Linear Workflow In Vray For 3dsmax Cheatsheet
By Neil Blevins
Created On: Aug 29th 2013
Updated On: Apr 20th 2014

There have been other good tutorials written on this subject by others, like for instance the one by Wouter Wynen which discusses the why's of a Linear Workflow, or this one by Alfa Smyrna, so I won't bother copying that here. This is a cheatsheet, so if you need a page to quickly refer to to set up a scene for Linear Workflow in Vray, here it is. I'm using Vray 2.40 and 3dsmax 2014 for this tutorial, although much of it is the same in slightly older versions of max.

Note: If you're starting a scene from scratch in max 2014 and vray, all of the settings below are correct by default. So you're already running a linear workflow without the need to change anything. But this page is useful if you want to confirm you are indeed running linear, or if you want to convert an old scene to linear workflow.

1) In Max, go to Customize -> Preferences -> Gamma and LUT

2) Anytime you load a bitmap (for example, an 8bit image you painted in photoshop) into a map inside max, make sure to visit the "Gamma" section and set it to 2.2. If your bitmap doesn't need gamma correction, like it's an hdr image, set it to 1.0. If you have an existing max file, go to all bitmaps in your materials and click the "Setup" button to access the gamma control.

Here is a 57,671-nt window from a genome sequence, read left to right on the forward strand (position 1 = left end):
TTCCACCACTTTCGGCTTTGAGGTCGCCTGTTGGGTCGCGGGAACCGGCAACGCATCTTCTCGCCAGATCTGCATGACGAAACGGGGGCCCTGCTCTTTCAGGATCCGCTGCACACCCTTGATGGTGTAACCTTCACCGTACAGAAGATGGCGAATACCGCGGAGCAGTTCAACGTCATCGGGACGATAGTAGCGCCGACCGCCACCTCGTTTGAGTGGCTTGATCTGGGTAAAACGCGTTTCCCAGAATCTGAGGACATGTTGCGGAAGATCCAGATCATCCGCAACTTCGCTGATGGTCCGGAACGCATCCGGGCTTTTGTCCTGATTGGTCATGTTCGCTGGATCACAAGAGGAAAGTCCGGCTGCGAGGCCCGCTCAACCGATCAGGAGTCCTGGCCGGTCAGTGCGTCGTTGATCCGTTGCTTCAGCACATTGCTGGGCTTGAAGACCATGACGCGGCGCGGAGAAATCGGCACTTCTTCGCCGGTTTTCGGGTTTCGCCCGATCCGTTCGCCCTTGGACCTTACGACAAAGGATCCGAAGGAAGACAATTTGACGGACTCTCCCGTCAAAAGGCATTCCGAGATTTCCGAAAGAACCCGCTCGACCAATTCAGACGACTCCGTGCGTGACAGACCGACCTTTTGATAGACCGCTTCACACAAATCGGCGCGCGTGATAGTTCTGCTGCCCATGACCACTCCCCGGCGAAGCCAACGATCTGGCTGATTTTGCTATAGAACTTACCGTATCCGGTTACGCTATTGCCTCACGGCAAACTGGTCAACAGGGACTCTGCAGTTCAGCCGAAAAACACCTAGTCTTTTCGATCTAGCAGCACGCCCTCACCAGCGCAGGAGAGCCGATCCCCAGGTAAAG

If you don't want to set the values manually, feel free to try "Automatic (Recommended)", in Automatic mode, any image that contains a gamma will use that gamma value, otherwise, if the image has no gamma specified, it will default to using gamma 2.2 for 8 bit images and gamma 1.0 for floating point images. Thanks to Josh Purple for confirming that.

3) In the Vray Dialog inside the render dialog, make sure under Color Mapping that Gamma 2.2 is set.

4) In the Vray Frame buffer, make sure "Display colors in sRGB space".

5) When saving your image, set it to a Gamma of 2.2 if you want to bake in the gamma correction, or set it to 1.0 if you plan on doing compositing in Linear Space.

And that's it!

This site is ©2013 by Neil Blevins, All rights are reserved.
Back to